A more sensitive rehabilitation project could have been economically and physically feasible. However, the recent photos of Tarlabasi (below) clearly show a neighbourhood in transformation regardless of the social and legal consequences. As many scholars from the global South and East do, I criticize the state heavily because of its treatment of its own citizens, justifying itself solely on its economic growth and increasing authoritarian politics. A developmental state like Turkey also has the need to catch up economically with the North (Can, 2016) and dismissing the poor while relying on the urban policies that result in gentrification-led displacement is a faster way of achieving that goal rather than a well-thought alternative rehabilitation plan. This also means that thinking about gentrification only around the ‘middle class gentrifier’ will not help to explain and understand Tarlabasi (or cases similar to Tarlabasi). For that reason, analysing gentrification processes through the conflicts that exist and strategies between various agents such as state, inhabitants, and land developers in each locality will tell us more about the evolution of this process of gentrification that is now called ‘planetary’ by some scholars ( see Slater, 2015; Lees, Shin and Lopez-Morales, 2015;2016; Souza, 2015).

[1] In 1942, a bill enacting wealth levy was passed by Turkish Grand National Assembly. This law was presented as fund raising countermeasures for Turkey’s possible entry into the Second World War. However, it also intended to ruin the economic position of non- Muslim minorities as part of the economic ‘Turkification’ of the Turkish Republic. This Bill was concerned with fixed assets, such as industrial enterprises, businesses, building owners and estates of all citizens, but the most affected were Jewish, Armenian, and Greek Turkish citizens and Levantines (Latin-Christians who lived under the rule of the Ottoman Empire). In the end, this law led the financial ruin of many non-Muslim families.

[2] The ‘Istanbul pogrom’ was organized mob attacks directed primarily at Istanbul’s Greek minority. A Turkish mob that gathered into the city in advance attacked Istanbul’s Greek community for nine hours. Even though this mob did not openly call for Greeks to be killed, as a result of beatings, arson and attacks, more than a dozen people died. Armenians were also harmed.

 

 

 

Photo credit: Photos from and around the Tarlabasi Renewal Project area, Author’s personal archive, 2017

This post is part of a paper that focuses on the renovation and regeneration projects, as well as the gentrification concept with regard to a set of urban policies that have particularly enriched the holders of capital in the historic neighbourhoods of Istanbul. I analyse this process of gentrification through structure and agency, and the latter examines conflict and how this may play out. There are two levels of structure involved: (i) international (world-wide) and (ii) the Turkish case. In the next contribution I will talk more explicitly about the different dimensions of gentrification in Tarlabasi, Istanbul.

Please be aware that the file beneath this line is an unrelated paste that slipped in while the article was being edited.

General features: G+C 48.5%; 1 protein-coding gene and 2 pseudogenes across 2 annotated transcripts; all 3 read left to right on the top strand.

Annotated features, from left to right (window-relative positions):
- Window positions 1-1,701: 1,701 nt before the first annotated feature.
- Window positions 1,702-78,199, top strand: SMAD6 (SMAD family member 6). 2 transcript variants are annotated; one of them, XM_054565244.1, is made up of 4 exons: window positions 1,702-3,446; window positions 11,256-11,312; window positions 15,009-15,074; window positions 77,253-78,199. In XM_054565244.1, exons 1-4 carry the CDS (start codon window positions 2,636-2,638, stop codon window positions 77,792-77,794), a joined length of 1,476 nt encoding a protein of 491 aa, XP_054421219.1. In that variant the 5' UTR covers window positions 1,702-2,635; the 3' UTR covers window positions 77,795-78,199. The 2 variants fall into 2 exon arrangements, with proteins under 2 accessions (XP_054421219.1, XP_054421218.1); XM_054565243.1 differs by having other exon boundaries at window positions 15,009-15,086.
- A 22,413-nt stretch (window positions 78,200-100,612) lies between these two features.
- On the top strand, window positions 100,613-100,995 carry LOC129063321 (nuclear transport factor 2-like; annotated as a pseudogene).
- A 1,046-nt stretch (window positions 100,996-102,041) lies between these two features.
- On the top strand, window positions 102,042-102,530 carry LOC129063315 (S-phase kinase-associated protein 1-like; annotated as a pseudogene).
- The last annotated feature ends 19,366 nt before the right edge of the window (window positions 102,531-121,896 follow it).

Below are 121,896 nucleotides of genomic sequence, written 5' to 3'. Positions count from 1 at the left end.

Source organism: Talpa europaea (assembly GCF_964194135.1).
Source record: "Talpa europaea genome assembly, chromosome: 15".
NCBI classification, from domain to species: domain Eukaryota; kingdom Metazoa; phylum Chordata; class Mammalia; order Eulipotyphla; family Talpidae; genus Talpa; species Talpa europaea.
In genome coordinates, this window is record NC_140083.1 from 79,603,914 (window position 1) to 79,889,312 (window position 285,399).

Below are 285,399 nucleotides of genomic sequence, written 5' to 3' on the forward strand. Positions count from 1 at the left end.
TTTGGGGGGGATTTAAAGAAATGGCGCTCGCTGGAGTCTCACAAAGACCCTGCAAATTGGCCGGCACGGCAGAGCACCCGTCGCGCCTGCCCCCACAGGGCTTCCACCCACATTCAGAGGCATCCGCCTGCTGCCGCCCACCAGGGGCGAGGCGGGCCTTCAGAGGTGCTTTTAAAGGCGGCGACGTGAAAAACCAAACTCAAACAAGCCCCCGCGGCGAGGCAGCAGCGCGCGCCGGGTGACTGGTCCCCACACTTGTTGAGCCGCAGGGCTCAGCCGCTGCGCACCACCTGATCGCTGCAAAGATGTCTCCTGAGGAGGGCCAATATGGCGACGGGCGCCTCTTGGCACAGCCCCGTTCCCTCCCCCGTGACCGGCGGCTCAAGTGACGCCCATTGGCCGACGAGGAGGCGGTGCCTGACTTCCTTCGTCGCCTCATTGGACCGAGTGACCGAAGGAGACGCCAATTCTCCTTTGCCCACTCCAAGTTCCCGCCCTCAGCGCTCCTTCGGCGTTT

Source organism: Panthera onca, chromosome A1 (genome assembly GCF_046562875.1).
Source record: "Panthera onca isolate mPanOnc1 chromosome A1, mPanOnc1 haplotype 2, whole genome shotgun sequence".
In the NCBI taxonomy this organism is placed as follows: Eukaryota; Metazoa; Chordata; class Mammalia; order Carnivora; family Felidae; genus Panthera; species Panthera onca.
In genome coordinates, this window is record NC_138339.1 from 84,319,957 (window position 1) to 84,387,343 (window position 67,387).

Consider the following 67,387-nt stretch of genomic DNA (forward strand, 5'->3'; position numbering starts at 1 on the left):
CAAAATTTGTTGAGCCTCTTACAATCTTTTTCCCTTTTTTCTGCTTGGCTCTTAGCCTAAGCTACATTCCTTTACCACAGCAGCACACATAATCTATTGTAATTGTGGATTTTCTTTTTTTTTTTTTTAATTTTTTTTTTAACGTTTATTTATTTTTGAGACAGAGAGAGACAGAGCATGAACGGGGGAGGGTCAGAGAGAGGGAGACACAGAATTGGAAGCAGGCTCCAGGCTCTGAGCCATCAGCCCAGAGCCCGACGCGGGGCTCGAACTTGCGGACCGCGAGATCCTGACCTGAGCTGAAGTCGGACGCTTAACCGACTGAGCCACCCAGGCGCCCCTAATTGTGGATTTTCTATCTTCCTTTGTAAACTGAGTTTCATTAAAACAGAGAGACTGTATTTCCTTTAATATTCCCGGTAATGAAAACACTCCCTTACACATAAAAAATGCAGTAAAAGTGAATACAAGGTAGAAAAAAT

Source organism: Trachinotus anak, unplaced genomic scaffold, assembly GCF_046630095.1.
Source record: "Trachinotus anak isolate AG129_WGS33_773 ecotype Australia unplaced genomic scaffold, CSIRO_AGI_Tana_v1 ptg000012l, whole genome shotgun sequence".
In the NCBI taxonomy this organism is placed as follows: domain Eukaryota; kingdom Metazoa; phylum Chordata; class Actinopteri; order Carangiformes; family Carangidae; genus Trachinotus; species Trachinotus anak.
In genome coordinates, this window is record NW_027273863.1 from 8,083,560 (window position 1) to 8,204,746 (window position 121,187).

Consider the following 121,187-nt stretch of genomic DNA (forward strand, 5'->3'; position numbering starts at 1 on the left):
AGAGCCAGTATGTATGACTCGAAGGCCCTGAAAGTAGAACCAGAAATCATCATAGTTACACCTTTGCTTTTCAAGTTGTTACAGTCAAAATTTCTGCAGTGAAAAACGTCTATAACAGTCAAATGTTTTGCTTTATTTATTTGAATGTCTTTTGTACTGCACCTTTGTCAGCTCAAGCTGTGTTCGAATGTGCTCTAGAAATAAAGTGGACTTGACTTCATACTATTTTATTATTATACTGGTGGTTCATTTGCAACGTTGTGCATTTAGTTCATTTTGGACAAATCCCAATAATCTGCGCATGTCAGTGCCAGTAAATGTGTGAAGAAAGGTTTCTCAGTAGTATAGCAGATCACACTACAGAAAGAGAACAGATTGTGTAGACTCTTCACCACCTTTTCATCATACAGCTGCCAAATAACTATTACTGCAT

Biography

 Aysegul Can received her PhD from University of Sheffield, Department of Urban Studies and Planning. She is currently an independent researcher focusing on urban regeneration, gentrification-led displacement and affordable housing.

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 References

Atkinson, R. and Bridge, G. (2005). eds. Gentrification in a Global Context: The New Urban Colonialism. London: Routledge.

Can, A., (2016). The Relationship Between Neighbourhood Renovation and Gentrification in Historic Environment: Example of Istanbul. Unpublished PhD Thesis. Sheffield: University Oh Sheffield.

Islam, T. and Sakizoglu, B. (2015). The Making of, and Resistance to, State-led Gentrification in Istanbul, Turkey. In Lees, L., Shin, H.B. and Lopez-Morales, E. eds. Global Gentrifications: Uneven Development and Displacement. Bristol: Policy Press.

Lees, L. (2014). Gentrification in the Global South? In Parnell, S. and Oldfield, S. eds. The Routledge Handbook on Cities of the Global South. London: Routledge.

Lees, L., H.B. Shin, and E. Lopes-Morales. (2015). eds. Global Gentrifications: Uneven Development and Displacement. Bristol: Policy Press.

Lees, L., H.B. Shin, and E. Lopes-Morales. (2016). Planetary Gentrification. Cambridge: Polity Press.

Ley, D. and Teo, S. Y. (2014). Gentrification in Hong Kong? Epistemology vs. Ontology. International Journal of Urban and Regional Research, 38(4), 1286-303.

Slater, T. (2015). Planetary Rent Gaps. Antipode 00: 1-24.

Souza, M.L.De. (2015) From the ‘right to the city’ to the right to the planet. City, 19(4): 408-443.

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About Aysegul Can

Aysegul Can (https://orcid.org/0000-0002-1794-5989) received her PhD from The University of Sheffield, Department of Urban Studies and Planning. She's currently an independent researcher based in Istanbul. Her current research interests stem from her experiences as an urbanist in the last 10 years. She started to be interested in urban conservation and the urban renewal and regeneration projects in the historic environment. She interviewed many people in places that experienced massive urban projects and observed how working class inhabitants were displaced from the neighbourhoods, while paying attention to social exclusion, inequality, and territorial stigmatization in the urban space.